From there I went to Wyckoff Avenue. If you’re hungry there are two good options: wait for a table at the Northeast Kingdom or wait at the tortilla factory and restaurant. Afterwards, it may be time for an iced coffee. Just to top off the great weather (including the quick rain shower on Sunday) stop by the Wyckoff Starr where Paul Rome and Roarke Menzies were set up on the sidewalk doling out coffee and water. If you go inside have a Grasshopper.
There is a studio belonging to an interesting artist named Myles Bennett. His painted canvases hung like shawls without a mannequin. This place reminded me of why it’s good to talk to the artist. He made these pieces to be worn, there was a look book, and there were canvases stitched into abstract figures of what it would look like to wear them.
Down to Norte Maar for original collages of Pass Kontrol posters by Oliver Ralli. Two that stuck out were a Warhol and Basquiat imagined conversation and a “Cut a hit record with Pass Kontrol” flier from Bushwick Open Studios past.
When I wasn’t running around I was around the corner at my space 950 Hart Gallery for our final gallery exhibition. We made a lot of new friends, sold some prints and wrote the showing artist’s names on the wall.
Down to Starr Street and stop at quite a few places along the way. The first stop was the huge warehouse with Julie Torres’s cooperative show ALLTOGETHERNOW and another several rooms of art. I could not figure out who was behind each room but there was always something around the corner. Mind your eyes and loose clothing; sculptures are coming out of the wall. From there it was off to the building that houses the Bushwick Starr. A collective that showed work featuring Christina De Roos and sculptures made with tenacity out of milk cartons and canvas. I even spotted a former roommate in one of the photographs. I recognized him looking right at home naked in the midst of a throng of moving people.
I stopped at Olivia Swisher’s home. She stood at the refrigerator with the door wide open when I walked in. I was puzzled. She offered me a beer and a series of poems by Chiara Di Lello written on eggs and milk cartons and packages of butter. I read everything in her fridge.
On Bushwick Basel, that was a name game and many people fell for it hook, line and sinker. But let me say that I enjoyed visiting NURTUREart, AIRPLANE, Studio 10, and Storefront Bushwick’s booth in that order. Norte Maar’s booth had a collage that summed up everything that I felt: “I am having such a good summer.”
Up to Wilson, past Miles and Cain’s Tavern. Two drinking spots with unique flavors that both appeal to me. I stopped at Storefront Bushwick to see what was happening. In the project space I saw celestial patterns by Paula Overbay and two new pieces by Matthew Mahler. This made me reflective as one of his older, angular pieces hung in my gallery. He is cornering his style, this is a part of the artist’s hunt.
From there I went to the arena that spoke to me more than anything else this weekend. It began in English Kills. First of all, Chris Harding puts on some of the best new exhibitions in this city. This show was no exception. David Pappaceno’s sculptures were arranged to give you a center of gravity and the bases were excellently arranged. The wall was a mind warp of colorful patterns and frames enclosing drawings similar to the sculptures. And don’t miss the paintings in the next room. Influences that are maturing shine through the originality of the compositions.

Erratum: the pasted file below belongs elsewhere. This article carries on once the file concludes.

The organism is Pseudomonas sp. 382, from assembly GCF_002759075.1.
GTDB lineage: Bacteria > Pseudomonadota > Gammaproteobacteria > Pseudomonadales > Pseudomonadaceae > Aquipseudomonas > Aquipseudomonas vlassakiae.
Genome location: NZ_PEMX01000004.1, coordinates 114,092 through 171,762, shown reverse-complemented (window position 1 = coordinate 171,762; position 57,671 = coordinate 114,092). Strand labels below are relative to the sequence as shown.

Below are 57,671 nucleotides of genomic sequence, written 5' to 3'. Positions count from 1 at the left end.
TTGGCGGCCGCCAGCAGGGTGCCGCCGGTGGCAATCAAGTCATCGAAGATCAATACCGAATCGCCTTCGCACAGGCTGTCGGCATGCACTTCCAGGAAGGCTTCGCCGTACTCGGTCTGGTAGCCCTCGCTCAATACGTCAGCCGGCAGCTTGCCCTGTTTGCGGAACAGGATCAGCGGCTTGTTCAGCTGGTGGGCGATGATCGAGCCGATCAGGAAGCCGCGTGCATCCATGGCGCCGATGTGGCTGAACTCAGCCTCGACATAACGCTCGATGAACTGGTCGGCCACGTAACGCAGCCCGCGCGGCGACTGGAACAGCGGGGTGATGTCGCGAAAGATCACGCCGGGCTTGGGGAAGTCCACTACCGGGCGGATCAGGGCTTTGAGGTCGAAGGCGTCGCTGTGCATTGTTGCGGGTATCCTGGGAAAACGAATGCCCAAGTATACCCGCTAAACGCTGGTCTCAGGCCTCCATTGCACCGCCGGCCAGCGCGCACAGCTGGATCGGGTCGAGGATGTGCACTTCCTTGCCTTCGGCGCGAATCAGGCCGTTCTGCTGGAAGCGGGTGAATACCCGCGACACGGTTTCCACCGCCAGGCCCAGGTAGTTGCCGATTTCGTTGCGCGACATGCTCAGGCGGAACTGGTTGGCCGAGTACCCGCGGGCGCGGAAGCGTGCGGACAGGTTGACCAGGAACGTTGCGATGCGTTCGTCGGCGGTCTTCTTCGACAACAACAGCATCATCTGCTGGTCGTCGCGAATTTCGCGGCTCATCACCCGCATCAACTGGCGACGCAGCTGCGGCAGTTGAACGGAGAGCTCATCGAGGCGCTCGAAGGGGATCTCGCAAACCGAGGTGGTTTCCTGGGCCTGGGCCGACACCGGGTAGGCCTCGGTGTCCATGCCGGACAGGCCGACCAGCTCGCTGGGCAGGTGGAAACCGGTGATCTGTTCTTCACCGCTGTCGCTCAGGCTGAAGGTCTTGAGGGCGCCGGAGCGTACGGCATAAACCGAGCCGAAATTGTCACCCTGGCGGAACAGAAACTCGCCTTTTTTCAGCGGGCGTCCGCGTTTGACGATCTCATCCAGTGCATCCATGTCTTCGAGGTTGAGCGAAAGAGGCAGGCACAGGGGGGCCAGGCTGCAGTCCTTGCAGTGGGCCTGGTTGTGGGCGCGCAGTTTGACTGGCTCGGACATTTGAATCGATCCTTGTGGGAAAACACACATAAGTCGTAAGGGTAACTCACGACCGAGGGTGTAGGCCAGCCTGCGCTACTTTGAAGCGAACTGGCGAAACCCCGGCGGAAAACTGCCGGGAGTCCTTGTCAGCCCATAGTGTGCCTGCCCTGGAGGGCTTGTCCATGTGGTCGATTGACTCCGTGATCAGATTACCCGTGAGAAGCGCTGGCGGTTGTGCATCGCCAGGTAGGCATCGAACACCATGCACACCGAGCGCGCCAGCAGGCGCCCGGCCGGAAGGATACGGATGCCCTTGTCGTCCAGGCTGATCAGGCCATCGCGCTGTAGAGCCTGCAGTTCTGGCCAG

Across the street Don Pablo Pedro sat cross legged and conducted a court of Bacchus. His work is quite good. I hope that you didn’t miss the Dirty Little Cunt.
Next door I found myself in awe of Jim Herbert’s enormous paintings. I climbed to the second level for a different perspective. I can’t wait to see what he unveils for the next solo show. These pieces need light and their own company.
From there you’ll stroll up to Bush Gardens for a view of Centotto’s “Charting the Not” curated by Paul D’Agostino. Here you’ll run into Austin Thomas’s work and Gili Levy’s for the fourth or fifth time. Next door is Tim Kent’s studio. There was a piece entitled “Leviathan” made with charcoal and paper that I had been wanting to see for a long time. This studio did not disappoint. It’s hard to appreciate the masterful technique of his paintings of European Homes online. It’s instant gratification in person.
After all of that, I was a bit tired and went home to nurse a whiskey bottle and feel good about the world.
If the trend continues I’ll have to be fitter than Jason Andrew and his dog combined to see everything next year. In the meantime I’m keeping my eye on you Bushwick. Stay classy.
Text by Sean Alday
Photos by Therese Maher
Before leaving for brunch at AIRPLANE, the only details provided to me were that the chefs are amazing and they were playing host to The Egg. I arrived late and found myself in good company with the bartender and co-founder of AIRPLANE Liz Atzberger. She offered me a shot of a small batch bourbon: Corsair Triple Smoke. I carried my sipping whiskey and walked around the sun drenched backyard to get a feel from the guests on how the event went.
I could overhear people talking under floppy hats about the amuse-bouche, a Deviled Egg Trio paired with a Bloody Mary Infusion made from heirloom tomatoes. The other dish that had people abuzz was a surprise Honey-Ricotta Souffle that came out as the first tantalizing course.
Chef Michael Kogan, Sous Chef Lars Kremer, Sommelier John Avelluto, the Dumbwaiter Paul D’Agostino, and a committed group of volunteers and friends fielded many appreciative comments and compliments to the chef. A special appreciation is in order to the Dumbwaiter for holding an umbrella up against the sun.